Meth Mouth Causes and Current Research

Meth mouth – maybe you haven’t heard about this yet.  It is a distinctive physical result of someone using methamphetamine heavily.  Teeth become weak, discolored, and break or fall out.  The damage can range from mild discoloration and gum irritation to teeth that look black and rotted.  Current dental research has looked at this very specific oral disease and how it can affect meth users down the road.

Causes of Meth Mouth

Some of the damage also results from a meth user’s general decline in oral hygiene.  According to a Meth Awareness and Prevention Project of South Dakota website, meth mouth is caused by both the ingredients in meth and the method of use.

Many of the key ingredients in meth are corrosive and toxic, which can easily erode tooth enamel when smoked or inhaled.  Also, meth users often consume lots of sugary drinks leading to increased chances of tooth decay.  Meth dries out saliva glands, leaving bacteria free to grow and teeth unprotected against acidic substances.

Long Term Dental Problems

When meth mouth amounts to mild gingivitis (gum disease), the effects can usually be reversed when a person immediately stops their drug use.  Unfortunately, this symptom of meth use often goes on past the reversible point as the person uses the drug more heavily.  And in many cases, users miss regular dental checkups when they are living a drug lifestyle.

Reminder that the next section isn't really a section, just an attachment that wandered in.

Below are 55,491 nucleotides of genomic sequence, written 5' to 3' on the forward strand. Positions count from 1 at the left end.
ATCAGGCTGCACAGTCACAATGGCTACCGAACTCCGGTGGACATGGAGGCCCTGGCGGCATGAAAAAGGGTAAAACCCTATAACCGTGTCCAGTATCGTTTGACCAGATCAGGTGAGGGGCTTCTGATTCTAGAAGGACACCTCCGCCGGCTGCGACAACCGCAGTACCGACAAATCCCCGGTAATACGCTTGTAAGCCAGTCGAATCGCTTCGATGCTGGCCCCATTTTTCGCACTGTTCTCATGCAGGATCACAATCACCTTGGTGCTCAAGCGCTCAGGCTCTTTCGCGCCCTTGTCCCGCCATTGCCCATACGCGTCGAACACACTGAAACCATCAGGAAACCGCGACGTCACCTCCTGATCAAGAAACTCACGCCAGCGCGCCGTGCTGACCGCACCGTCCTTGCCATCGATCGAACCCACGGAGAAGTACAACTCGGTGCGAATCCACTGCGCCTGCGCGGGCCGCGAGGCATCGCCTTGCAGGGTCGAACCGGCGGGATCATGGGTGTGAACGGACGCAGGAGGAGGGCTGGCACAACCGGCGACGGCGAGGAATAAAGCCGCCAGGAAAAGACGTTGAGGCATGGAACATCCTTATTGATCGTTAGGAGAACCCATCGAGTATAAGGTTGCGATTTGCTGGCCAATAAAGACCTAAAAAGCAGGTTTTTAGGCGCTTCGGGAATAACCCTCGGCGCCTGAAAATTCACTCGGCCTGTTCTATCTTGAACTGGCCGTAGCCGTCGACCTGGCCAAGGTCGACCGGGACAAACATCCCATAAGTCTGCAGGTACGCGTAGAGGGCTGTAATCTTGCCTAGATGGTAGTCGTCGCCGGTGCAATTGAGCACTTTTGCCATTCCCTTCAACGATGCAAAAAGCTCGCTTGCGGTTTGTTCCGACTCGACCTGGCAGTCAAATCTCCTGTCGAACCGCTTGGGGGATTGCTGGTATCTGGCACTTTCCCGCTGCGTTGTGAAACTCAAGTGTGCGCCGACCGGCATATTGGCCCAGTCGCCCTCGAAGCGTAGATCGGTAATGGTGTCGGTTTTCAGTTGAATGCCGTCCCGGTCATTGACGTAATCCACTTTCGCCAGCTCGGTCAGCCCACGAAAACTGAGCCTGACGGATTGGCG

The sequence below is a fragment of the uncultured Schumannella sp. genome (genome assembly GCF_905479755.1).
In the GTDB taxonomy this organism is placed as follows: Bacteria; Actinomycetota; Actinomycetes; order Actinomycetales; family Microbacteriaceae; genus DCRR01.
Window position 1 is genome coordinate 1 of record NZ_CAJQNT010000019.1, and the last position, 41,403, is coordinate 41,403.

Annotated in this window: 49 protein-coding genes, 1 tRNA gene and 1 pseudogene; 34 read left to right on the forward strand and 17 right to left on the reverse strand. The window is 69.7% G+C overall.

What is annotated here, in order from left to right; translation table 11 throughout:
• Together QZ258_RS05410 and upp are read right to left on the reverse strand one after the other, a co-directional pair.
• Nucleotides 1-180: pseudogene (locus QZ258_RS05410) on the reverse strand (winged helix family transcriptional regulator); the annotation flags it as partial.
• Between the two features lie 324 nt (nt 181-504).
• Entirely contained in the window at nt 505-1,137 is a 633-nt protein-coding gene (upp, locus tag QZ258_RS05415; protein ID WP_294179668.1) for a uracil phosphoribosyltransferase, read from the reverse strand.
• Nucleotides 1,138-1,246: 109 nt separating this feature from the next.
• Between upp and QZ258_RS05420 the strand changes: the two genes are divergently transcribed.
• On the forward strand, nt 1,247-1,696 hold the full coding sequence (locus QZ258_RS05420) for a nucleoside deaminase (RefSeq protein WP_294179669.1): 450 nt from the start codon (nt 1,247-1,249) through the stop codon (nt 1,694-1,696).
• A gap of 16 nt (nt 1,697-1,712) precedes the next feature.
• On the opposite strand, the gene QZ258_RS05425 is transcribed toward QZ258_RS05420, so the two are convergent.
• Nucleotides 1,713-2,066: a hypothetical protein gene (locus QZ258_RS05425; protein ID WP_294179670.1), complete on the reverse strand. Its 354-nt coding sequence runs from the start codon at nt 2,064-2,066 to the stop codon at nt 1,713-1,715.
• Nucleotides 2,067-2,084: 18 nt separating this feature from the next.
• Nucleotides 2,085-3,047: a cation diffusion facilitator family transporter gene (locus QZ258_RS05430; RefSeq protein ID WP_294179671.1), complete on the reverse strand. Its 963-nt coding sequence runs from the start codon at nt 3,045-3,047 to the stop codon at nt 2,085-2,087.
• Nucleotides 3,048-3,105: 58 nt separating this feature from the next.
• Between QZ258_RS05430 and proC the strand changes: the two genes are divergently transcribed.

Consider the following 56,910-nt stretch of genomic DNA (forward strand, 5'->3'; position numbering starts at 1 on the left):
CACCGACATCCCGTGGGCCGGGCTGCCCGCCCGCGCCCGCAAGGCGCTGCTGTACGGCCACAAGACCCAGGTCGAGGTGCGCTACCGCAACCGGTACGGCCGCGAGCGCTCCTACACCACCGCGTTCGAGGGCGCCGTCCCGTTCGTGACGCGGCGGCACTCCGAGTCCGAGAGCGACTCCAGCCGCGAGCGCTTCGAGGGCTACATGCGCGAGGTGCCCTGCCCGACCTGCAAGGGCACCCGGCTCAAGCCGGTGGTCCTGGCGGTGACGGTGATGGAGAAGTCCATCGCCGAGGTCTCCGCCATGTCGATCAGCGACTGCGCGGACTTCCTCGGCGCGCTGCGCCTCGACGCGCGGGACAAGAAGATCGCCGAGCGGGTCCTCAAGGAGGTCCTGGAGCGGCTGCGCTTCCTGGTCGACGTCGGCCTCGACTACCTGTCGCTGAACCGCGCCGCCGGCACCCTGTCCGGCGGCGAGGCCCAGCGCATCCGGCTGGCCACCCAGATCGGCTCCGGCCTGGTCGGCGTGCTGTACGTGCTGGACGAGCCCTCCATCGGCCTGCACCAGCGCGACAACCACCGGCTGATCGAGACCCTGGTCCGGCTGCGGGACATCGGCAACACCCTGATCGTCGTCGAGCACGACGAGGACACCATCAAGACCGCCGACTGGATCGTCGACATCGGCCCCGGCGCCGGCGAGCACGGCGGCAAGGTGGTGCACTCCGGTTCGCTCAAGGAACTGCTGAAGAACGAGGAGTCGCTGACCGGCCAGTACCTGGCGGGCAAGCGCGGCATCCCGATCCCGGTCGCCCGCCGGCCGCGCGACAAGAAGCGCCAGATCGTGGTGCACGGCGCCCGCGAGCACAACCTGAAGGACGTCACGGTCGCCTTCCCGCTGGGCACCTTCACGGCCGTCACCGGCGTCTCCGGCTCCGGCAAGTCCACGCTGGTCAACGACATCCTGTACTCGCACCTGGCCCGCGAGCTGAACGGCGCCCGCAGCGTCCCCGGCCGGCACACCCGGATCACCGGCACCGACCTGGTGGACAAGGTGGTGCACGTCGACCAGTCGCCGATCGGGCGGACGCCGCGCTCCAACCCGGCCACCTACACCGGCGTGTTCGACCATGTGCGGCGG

Meth users also have a generally higher level of oral disease and dental problems than other healthy people of the same age.  This could prove to be problematic for even a recovering meth user who has been through drug treatment.  They must be extra vigilant about their dental health and vulnerability to oral disease throughout their life.

Meth Detection Could Improve With Dentists Involvement

Meth can be so quickly addictive and so much physical damage can occur to a person’s entire body in a relatively short time.  Also, many meth users have a very challenging time getting and staying sober.  However, dentists could prove to be significant players in early detection of meth use.  They might be another clinical connection between meth users and drug treatment programs.  This may be motivating for users ready to give up the drug lifestyle and prevent further identifiable dental damage.

 

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